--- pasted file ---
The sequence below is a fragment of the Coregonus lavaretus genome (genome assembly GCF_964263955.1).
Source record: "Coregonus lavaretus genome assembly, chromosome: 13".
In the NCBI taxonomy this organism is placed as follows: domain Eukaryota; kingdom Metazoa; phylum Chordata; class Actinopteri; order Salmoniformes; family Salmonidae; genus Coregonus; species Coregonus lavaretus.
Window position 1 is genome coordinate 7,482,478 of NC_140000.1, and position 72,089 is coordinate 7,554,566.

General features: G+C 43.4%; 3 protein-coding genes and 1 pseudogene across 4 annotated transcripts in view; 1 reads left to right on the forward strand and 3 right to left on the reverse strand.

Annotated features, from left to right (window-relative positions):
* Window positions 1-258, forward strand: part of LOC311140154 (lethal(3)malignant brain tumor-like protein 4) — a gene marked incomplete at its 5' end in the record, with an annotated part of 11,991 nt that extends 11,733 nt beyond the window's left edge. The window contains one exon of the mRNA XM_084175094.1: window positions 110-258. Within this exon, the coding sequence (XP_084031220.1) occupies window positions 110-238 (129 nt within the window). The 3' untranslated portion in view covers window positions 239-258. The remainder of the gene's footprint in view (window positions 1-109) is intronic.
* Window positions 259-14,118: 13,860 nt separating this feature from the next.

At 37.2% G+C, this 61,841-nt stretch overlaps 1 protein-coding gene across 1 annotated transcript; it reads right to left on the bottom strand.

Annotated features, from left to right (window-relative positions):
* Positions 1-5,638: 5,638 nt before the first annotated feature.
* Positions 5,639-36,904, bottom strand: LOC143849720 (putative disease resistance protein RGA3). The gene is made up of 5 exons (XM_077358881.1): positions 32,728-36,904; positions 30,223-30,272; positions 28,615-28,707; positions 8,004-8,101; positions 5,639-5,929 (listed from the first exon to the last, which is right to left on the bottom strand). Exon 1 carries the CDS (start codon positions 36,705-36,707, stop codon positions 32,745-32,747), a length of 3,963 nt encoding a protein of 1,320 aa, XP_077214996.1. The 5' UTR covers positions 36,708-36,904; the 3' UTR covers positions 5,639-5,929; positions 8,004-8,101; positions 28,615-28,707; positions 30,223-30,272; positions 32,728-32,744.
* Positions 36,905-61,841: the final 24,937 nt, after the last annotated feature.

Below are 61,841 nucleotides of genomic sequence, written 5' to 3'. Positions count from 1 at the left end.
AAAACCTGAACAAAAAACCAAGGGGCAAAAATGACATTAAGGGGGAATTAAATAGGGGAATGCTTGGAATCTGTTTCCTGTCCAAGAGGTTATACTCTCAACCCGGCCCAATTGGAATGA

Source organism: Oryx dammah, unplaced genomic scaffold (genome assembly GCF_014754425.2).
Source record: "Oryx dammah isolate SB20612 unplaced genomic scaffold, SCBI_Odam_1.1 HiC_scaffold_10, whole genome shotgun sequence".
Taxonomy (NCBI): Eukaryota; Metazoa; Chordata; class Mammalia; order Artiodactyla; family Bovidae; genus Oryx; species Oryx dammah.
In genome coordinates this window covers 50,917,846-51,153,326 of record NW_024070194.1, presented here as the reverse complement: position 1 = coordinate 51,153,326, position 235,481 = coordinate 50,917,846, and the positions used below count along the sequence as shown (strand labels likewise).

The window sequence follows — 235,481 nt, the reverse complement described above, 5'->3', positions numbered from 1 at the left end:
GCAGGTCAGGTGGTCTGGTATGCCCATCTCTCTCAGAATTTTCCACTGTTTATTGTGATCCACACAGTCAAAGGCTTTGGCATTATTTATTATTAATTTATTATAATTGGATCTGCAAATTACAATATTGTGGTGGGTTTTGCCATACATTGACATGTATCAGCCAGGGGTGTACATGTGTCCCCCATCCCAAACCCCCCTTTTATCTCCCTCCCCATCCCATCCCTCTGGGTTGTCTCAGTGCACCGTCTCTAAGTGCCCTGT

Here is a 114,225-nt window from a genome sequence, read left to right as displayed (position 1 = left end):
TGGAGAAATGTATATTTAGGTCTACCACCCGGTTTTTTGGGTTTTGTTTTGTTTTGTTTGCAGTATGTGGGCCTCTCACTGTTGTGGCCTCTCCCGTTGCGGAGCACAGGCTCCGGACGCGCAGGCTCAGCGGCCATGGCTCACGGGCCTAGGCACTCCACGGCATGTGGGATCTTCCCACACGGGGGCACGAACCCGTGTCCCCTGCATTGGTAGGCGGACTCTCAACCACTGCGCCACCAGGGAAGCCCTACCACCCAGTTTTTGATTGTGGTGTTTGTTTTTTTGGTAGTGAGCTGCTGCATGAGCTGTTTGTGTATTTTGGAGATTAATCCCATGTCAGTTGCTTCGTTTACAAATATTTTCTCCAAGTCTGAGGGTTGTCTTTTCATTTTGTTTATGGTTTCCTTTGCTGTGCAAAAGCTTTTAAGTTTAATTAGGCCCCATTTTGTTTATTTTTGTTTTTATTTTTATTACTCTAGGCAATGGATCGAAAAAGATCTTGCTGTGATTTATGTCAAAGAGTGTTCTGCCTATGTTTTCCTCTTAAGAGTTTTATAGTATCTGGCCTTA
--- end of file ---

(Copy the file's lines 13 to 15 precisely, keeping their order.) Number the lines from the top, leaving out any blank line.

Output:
* Positions 36,905-61,841: the final 24,937 nt, after the last annotated feature.

Below are 61,841 nucleotides of genomic sequence, written 5' to 3'. Positions count from 1 at the left end.
AAAACCTGAACAAAAAACCAAGGGGCAAAAATGACATTAAGGGGGAATTAAATAGGGGAATGCTTGGAATCTGTTTCCTGTCCAAGAGGTTATACTCTCAACCCGGCCCAATTGGAATGA